Definition of vulgarian in English:

vulgarian

noun

  • An unrefined person, especially one with newly acquired power or wealth.

    ‘he is a jumped-up vulgarian’
    ‘the new bosses are such vulgarians’
    • ‘There's the arty Bohemian society of the Verdurins, the most hideous vulgarians in literature.’
    • ‘One of the delights of Pompeii by Robert Harris is his description of a wealthy vulgarian's banquet.’
    • ‘She had the true instinct of it; while I was always a bit of a vulgarian.’
    • ‘But you see, I am not an American vulgarian like this Jackie character.’
    • ‘They too are vulgarians, mired in material concerns (the little boy is depicted as already a savvy businessman).’
    • ‘Serios plays the part of a buffoon, a vulgarian blessed with a minor telepathic power.’
    • ‘In the end, one has to be disappointed by the pallid imagination of our public vulgarians.’
    • ‘In a recent issue of Sight & Sound, Brian De Palma, Paul Verhoeven and William Friedkin (maverick vulgarians all) lamented the impossibility of dealing with sexual themes in today's Hollywood.’
    • ‘If this makes my Dad sound like a low vulgarian, I suppose that's partly true.’
    • ‘It is stunning to see Mumbai's beautiful people turned in the space of two hours into ugly, pock marked, uncouth vulgarians.’
    • ‘These two vulgarians were politely asked to desist, but resumed their irritating chatter one minute later.’
    • ‘It's not every day that the planet's two greatest vulgarians come tiara-to-tiara.’
    • ‘In the Code of Financial Correctness, Rule 1 is ‘Only vulgarians spend lavish amounts of money on luxuries.’’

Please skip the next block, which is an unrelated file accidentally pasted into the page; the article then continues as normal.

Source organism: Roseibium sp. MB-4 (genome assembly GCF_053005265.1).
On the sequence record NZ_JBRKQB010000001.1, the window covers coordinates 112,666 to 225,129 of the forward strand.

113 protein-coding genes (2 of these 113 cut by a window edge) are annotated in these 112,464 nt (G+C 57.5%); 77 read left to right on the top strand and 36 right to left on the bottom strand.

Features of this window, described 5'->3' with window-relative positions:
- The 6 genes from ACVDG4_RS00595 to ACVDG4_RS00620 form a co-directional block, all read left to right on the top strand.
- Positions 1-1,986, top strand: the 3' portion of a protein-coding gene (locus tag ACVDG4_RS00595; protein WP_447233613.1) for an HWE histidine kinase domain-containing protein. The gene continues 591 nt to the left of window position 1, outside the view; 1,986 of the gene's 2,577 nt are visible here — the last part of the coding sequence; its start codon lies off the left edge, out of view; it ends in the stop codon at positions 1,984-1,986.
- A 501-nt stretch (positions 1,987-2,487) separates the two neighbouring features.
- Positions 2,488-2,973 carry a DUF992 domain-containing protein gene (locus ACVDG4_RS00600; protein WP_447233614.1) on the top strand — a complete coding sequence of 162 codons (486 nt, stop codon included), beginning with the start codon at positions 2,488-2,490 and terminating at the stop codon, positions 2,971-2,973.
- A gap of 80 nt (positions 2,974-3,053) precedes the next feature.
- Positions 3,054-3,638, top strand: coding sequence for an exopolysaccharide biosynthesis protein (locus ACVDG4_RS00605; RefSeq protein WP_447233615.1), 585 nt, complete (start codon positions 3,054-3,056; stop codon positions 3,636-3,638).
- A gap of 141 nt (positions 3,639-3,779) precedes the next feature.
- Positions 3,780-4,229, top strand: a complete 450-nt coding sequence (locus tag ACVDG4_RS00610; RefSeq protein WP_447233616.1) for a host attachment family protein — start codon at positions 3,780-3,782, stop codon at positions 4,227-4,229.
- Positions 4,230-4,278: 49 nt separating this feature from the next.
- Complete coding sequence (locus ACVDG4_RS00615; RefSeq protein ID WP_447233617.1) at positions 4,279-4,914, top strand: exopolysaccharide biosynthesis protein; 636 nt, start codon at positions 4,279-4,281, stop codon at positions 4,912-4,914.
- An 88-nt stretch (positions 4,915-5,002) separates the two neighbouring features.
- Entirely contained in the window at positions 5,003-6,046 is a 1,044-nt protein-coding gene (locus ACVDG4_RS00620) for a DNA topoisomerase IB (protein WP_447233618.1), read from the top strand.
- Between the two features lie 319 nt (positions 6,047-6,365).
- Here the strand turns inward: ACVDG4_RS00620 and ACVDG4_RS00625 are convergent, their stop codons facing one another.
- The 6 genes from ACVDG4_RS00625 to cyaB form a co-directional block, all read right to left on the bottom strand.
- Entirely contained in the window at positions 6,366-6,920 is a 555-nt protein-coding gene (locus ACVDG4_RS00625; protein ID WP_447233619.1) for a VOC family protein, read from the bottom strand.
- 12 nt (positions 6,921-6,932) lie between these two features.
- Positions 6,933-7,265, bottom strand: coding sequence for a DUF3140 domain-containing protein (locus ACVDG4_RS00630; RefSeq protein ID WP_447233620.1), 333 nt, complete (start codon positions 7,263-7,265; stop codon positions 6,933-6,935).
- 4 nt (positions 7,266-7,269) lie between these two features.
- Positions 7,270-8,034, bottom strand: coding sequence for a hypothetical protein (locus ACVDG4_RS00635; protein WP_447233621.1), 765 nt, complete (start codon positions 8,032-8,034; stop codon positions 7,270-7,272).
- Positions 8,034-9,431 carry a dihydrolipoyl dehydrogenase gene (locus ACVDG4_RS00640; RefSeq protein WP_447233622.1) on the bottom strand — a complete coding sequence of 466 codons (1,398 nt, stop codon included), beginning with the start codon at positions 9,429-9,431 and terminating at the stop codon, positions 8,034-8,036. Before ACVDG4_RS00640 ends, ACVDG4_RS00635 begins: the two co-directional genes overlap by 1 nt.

• ‘A self-admitted vulgarian and shameless pornographer, Goldstein began publishing Screw magazine at the height of the sexual revolution in 1968.’
    • ‘Admirably, he downplays Orff the vulgarian and shapes this most popular of 20th century choral works into something more than just a series of orgiastic bangs and crashes.’
    • ‘Prospero devises a show of tinsel finery to sidetrack the vulgarians, but he is not present to see Caliban's disillusionment, or his vehement contempt.’
    • ‘It's now possible to order a circular kitchen in black walnut for £65,000 or a hand-finished Persian marble bathroom for £57,000, but is all this spending turning us into a nation of vulgarians?’
    • ‘Faithful visitors may recall the review that appeared here on Saturday 13 September, which began with an account of a wealthy vulgarian's banquet in AD79.’
    • ‘And a vulgarian I certainly am - time has proved that.’
    • ‘Yet at the same time he couldn't stop himself from playing the vulgarian and disgracing himself.’
    lout, oaf, ruffian, hooligan, thug, rowdy, bully boy, brawler, rough, churl, lubber, philistine, vulgarian, yahoo, barbarian, neanderthal, primitive, savage, brute, beast, monster
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Pronunciation:

vulgarian

/vʌlˈɡɛːrɪən/